Biden to speak to Netanyahu after Israeli strike on World Central Kitchen aid workers

WASHINGTON — President Joe Biden is scheduled to speak Thursday with Prime Minister Benjamin Netanyahu for the first time since Israeli military strikes killed seven World Central Kitchen aid workers earlier this week.

Biden intends to convey his anger over the incident to Netanyahu during their conversation, a U.S. official said.

The call between the two leaders was arranged after the strike occurred, said a separate U.S. official, who described Biden as being “very angry” about the incident.

The president’s anger is “indicative of the broader problem of how the Israelis are conducting their operations,” for “either not passing on to their military the deconfliction details from World Central Kitchen, or they’re being received and ignored,” the official said.

Vice President Kamala Harris is expected to join the call, though it will likely be remotely because she’s traveling to North Carolina on Thursday.

The seven workers killed in the strike on Monday included a dual U.S.-Canada citizen, according to chef José Andrés’ World Central Kitchen. Biden called Andrés “to express that he’s heartbroken” over their deaths, the White House said on Tuesday.

Israel said it didn’t intend to target and kill the humanitarian aid workers, but the charity said that its team had coordinated its movements with the Israel Defense Forces and that they were traveling in a “deconflicted zone” in vehicles that included two armored cars branded with the World Central Kitchen logo.

After the attack, the nonprofit organization said it was immediately pausing operations in the region.

Biden and Netanyahu last spoke by phone on March 18. In that call, Biden warned the Israeli leader against authorizing a military operation in the southern Gaza city of Rafah.

Top U.S. and Israeli officials held a virtual meeting Monday to discuss Israel’s plans for a possible ground invasion of the city, which grew contentious after the Americans pushed back on Israel’s proposal to evacuate Palestinian civilians sheltering there, two U.S. officials and one former U.S. official familiar with the meeting said.

Israel proposed moving 1.4 million civilians from Rafah into tents north of the city, but the plan didn’t include addressing sanitation, food and water needs or sourcing for most of the tents, the officials said.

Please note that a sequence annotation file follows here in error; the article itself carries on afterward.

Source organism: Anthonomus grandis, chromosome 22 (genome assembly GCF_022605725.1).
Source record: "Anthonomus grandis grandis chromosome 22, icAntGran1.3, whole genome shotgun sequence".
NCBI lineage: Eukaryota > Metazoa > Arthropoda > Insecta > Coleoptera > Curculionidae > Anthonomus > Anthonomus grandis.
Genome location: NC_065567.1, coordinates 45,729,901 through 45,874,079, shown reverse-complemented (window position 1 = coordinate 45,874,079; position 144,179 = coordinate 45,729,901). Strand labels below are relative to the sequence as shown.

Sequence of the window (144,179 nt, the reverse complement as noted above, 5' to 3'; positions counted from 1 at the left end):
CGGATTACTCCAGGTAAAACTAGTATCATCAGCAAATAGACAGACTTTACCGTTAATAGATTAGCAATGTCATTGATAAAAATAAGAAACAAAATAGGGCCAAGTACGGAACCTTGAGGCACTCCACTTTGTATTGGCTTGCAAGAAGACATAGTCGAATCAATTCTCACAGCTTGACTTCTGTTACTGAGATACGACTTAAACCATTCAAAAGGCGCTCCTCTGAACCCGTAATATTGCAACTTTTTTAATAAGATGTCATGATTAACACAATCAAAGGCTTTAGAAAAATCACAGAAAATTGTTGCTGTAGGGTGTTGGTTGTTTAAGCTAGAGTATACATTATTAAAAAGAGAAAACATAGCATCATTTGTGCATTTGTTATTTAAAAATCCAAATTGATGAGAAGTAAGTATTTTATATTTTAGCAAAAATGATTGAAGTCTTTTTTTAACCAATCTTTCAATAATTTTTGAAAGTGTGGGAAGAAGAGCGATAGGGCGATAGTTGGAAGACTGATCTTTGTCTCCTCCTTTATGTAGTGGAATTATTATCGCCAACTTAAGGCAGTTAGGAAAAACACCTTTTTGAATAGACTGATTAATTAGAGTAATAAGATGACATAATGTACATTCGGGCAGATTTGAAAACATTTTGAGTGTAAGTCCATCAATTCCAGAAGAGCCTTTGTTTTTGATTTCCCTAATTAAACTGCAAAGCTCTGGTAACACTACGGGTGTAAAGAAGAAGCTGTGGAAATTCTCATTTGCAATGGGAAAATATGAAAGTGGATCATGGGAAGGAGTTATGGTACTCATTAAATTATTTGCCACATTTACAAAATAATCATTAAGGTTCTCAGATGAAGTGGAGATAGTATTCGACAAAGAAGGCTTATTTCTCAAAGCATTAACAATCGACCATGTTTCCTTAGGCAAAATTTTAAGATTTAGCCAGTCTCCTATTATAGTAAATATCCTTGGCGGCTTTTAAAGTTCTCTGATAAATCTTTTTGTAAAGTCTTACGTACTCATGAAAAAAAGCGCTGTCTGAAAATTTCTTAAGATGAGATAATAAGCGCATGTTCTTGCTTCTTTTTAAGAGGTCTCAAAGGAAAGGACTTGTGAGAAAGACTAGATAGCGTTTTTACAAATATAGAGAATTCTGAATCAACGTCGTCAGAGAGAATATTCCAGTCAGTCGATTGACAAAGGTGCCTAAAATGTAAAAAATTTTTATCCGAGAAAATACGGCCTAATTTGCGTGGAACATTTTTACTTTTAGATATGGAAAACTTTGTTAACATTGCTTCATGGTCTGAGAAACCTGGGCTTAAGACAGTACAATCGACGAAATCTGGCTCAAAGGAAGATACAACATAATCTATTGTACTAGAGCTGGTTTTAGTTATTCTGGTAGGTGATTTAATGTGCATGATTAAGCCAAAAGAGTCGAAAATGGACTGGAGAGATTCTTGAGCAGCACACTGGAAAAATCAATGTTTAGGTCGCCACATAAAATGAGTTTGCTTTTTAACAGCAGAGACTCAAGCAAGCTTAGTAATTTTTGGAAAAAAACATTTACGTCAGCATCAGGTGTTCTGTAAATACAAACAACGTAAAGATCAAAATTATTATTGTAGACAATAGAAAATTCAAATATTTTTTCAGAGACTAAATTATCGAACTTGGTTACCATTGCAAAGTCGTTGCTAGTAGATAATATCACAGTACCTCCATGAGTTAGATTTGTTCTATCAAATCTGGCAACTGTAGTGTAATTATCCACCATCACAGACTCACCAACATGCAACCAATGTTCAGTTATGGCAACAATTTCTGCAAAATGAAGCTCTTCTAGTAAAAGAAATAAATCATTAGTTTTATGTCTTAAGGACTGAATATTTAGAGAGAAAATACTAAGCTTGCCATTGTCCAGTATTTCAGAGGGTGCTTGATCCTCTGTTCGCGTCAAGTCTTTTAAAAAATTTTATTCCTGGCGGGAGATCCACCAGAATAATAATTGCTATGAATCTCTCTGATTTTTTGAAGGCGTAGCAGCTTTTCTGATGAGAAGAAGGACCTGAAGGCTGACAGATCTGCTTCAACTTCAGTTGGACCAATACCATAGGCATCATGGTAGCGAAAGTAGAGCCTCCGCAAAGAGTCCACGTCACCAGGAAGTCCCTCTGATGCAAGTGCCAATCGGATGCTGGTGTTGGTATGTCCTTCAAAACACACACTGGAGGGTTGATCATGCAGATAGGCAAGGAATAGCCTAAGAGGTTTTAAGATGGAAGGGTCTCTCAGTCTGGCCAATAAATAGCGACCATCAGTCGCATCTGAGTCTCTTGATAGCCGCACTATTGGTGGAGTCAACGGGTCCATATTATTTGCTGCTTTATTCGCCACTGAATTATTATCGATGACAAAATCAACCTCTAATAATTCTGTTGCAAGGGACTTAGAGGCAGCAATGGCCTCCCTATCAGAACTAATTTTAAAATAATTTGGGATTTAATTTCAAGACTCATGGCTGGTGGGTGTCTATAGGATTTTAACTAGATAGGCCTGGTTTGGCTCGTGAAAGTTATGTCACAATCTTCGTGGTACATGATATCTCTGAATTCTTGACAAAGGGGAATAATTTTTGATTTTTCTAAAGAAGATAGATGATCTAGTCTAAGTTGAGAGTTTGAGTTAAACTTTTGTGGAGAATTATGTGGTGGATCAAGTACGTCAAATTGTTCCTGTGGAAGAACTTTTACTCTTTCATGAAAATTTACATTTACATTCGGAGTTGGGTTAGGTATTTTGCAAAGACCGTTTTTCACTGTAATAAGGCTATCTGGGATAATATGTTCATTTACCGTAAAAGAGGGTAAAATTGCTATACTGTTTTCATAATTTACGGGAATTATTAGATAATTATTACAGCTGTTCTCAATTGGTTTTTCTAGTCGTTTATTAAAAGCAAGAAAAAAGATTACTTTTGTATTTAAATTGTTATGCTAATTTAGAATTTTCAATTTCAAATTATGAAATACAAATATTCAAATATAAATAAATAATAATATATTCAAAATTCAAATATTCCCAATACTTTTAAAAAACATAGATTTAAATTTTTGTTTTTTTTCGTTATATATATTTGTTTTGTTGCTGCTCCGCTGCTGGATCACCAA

Sen. Chris Coons, D-Del., a close Biden ally, came out for the first time Thursday in support of putting conditions on U.S. military aid to Israel if it decides to go into Rafah without making provisions to protect civilians or provide humanitarian aid. “I think we’re at that point,” he said in an interview on CNN.

In a statement Thursday, Sen. Peter Welch, D-Vt., said the U.S. should stop funding Israel’s military operation in Gaza.

The Biden administration “has a responsibility to stop financing the Netanyahu government’s strategy, which has so disproportionately killed civilians, aid workers, and medical personnel, used food as a weapon, and that has no vision to establish a viable, independent Palestinian state alongside the State of Israel,” he said.

Meanwhile, Biden met with members of the Muslim community at the White House on Tuesday. One of the participants, Salima Suswell, the founder of the Black Muslim Leadership Council, told NBC News that the president told the group that first lady Jill Biden has been privately urging him to end the war between Israel and Hamas.

Biden made the remark after a doctor who had been treating injured people in Gaza told the president that his wife didn’t want him to join the meeting. Biden shared that he could relate and that the first lady had told him, “Stop it, stop it now,” Suswell said. The New York Times first reported the comments.

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